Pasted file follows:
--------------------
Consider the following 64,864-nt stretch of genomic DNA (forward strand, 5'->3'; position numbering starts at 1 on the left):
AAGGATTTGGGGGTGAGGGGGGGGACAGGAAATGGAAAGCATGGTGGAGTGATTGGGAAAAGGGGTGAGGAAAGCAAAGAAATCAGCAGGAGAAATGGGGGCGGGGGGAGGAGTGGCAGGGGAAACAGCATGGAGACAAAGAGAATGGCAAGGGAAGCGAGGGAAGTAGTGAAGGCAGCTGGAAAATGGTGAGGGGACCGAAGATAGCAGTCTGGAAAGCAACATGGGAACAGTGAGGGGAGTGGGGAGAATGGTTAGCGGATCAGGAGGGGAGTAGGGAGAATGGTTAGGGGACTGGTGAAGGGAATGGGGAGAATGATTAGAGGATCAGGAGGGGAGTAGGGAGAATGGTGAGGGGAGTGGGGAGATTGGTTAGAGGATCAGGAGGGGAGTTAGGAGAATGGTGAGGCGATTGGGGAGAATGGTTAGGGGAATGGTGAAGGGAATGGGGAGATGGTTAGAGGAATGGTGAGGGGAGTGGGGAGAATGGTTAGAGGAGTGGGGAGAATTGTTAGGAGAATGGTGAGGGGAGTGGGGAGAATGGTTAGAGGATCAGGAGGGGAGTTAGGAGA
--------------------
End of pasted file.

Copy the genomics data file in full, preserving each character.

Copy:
Consider the following 64,864-nt stretch of genomic DNA (forward strand, 5'->3'; position numbering starts at 1 on the left):
AAGGATTTGGGGGTGAGGGGGGGGACAGGAAATGGAAAGCATGGTGGAGTGATTGGGAAAAGGGGTGAGGAAAGCAAAGAAATCAGCAGGAGAAATGGGGGCGGGGGGAGGAGTGGCAGGGGAAACAGCATGGAGACAAAGAGAATGGCAAGGGAAGCGAGGGAAGTAGTGAAGGCAGCTGGAAAATGGTGAGGGGACCGAAGATAGCAGTCTGGAAAGCAACATGGGAACAGTGAGGGGAGTGGGGAGAATGGTTAGCGGATCAGGAGGGGAGTAGGGAGAATGGTTAGGGGACTGGTGAAGGGAATGGGGAGAATGATTAGAGGATCAGGAGGGGAGTAGGGAGAATGGTGAGGGGAGTGGGGAGATTGGTTAGAGGATCAGGAGGGGAGTTAGGAGAATGGTGAGGCGATTGGGGAGAATGGTTAGGGGAATGGTGAAGGGAATGGGGAGATGGTTAGAGGAATGGTGAGGGGAGTGGGGAGAATGGTTAGAGGAGTGGGGAGAATTGTTAGGAGAATGGTGAGGGGAGTGGGGAGAATGGTTAGAGGATCAGGAGGGGAGTTAGGAGA